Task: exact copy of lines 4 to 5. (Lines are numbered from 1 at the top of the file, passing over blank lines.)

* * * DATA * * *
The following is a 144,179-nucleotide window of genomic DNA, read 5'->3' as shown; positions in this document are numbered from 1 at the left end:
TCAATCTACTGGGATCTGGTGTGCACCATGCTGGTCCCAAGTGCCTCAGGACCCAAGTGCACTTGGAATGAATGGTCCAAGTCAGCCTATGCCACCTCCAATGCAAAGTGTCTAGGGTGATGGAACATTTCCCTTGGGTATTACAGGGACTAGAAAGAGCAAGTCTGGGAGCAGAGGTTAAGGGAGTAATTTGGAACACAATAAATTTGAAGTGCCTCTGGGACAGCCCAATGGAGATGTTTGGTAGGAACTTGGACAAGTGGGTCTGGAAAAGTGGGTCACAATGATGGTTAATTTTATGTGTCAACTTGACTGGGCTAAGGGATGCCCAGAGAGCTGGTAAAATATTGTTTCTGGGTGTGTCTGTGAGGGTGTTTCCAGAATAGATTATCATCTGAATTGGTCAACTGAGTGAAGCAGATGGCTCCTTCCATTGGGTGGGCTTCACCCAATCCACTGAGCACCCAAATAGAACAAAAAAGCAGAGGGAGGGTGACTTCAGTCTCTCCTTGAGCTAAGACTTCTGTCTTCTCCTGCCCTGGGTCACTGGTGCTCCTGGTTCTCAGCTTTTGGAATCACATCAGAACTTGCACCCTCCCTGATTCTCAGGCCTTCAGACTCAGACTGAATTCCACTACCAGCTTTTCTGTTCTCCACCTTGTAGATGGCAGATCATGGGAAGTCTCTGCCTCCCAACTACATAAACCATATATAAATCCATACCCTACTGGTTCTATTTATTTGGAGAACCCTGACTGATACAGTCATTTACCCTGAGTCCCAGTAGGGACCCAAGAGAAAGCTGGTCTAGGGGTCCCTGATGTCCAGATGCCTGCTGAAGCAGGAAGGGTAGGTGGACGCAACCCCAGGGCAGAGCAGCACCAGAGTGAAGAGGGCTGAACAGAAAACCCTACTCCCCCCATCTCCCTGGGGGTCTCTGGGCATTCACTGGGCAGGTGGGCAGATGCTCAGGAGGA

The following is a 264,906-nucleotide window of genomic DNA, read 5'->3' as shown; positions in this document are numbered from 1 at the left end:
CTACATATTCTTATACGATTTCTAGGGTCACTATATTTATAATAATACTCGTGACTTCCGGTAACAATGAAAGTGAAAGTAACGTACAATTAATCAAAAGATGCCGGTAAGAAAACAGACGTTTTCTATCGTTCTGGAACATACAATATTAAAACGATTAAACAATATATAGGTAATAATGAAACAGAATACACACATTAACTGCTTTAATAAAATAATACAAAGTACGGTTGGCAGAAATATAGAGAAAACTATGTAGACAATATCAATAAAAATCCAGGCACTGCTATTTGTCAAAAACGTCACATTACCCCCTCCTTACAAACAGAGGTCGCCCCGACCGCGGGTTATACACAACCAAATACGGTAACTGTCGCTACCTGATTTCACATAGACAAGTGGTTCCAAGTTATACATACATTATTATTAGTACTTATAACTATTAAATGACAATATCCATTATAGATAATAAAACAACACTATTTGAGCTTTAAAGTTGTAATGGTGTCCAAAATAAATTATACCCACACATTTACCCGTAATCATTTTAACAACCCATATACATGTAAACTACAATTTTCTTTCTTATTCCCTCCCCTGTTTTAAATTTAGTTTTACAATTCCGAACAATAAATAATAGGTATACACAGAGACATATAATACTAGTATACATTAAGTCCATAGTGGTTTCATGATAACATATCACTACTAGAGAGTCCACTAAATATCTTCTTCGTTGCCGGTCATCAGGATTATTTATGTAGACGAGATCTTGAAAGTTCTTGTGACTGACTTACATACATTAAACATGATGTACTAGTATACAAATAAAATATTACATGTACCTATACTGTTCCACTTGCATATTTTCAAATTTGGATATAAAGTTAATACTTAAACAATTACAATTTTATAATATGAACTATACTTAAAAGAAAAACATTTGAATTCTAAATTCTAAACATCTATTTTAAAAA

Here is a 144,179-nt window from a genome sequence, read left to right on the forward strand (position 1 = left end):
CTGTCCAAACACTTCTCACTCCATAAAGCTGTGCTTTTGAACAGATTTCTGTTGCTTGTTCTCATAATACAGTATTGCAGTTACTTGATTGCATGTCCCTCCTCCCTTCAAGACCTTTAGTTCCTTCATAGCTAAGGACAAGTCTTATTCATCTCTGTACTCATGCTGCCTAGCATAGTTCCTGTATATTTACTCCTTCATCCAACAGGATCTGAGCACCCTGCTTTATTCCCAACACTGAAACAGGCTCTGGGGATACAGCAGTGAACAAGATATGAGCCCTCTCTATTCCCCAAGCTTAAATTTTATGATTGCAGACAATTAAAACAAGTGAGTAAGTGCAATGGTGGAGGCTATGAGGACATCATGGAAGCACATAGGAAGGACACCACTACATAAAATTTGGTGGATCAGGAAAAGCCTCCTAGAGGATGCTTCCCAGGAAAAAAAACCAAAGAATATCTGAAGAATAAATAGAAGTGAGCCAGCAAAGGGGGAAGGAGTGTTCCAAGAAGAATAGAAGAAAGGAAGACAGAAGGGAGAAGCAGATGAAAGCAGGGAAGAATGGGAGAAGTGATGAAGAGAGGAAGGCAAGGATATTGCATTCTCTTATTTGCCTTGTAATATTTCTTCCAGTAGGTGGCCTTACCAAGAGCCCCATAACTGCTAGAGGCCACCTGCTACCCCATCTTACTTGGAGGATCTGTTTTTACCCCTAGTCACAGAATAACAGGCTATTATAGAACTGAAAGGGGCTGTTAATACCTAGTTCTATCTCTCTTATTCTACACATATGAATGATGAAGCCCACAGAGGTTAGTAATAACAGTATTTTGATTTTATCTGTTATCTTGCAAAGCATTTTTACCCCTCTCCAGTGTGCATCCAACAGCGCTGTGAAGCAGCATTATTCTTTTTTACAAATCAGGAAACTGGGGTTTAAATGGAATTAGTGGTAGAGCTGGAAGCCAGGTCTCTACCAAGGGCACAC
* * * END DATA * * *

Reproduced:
CTACATATTCTTATACGATTTCTAGGGTCACTATATTTATAATAATACTCGTGACTTCCGGTAACAATGAAAGTGAAAGTAACGTACAATTAATCAAAAGATGCCGGTAAGAAAACAGACGTTTTCTATCGTTCTGGAACATACAATATTAAAACGATTAAACAATATATAGGTAATAATGAAACAGAATACACACATTAACTGCTTTAATAAAATAATACAAAGTACGGTTGGCAGAAATATAGAGAAAACTATGTAGACAATATCAATAAAAATCCAGGCACTGCTATTTGTCAAAAACGTCACATTACCCCCTCCTTACAAACAGAGGTCGCCCCGACCGCGGGTTATACACAACCAAATACGGTAACTGTCGCTACCTGATTTCACATAGACAAGTGGTTCCAAGTTATACATACATTATTATTAGTACTTATAACTATTAAATGACAATATCCATTATAGATAATAAAACAACACTATTTGAGCTTTAAAGTTGTAATGGTGTCCAAAATAAATTATACCCACACATTTACCCGTAATCATTTTAACAACCCATATACATGTAAACTACAATTTTCTTTCTTATTCCCTCCCCTGTTTTAAATTTAGTTTTACAATTCCGAACAATAAATAATAGGTATACACAGAGACATATAATACTAGTATACATTAAGTCCATAGTGGTTTCATGATAACATATCACTACTAGAGAGTCCACTAAATATCTTCTTCGTTGCCGGTCATCAGGATTATTTATGTAGACGAGATCTTGAAAGTTCTTGTGACTGACTTACATACATTAAACATGATGTACTAGTATACAAATAAAATATTACATGTACCTATACTGTTCCACTTGCATATTTTCAAATTTGGATATAAAGTTAATACTTAAACAATTACAATTTTATAATATGAACTATACTTAAAAGAAAAACATTTGAATTCTAAATTCTAAACATCTATTTTAAAAA

Here is a 144,179-nt window from a genome sequence, read left to right on the forward strand (position 1 = left end):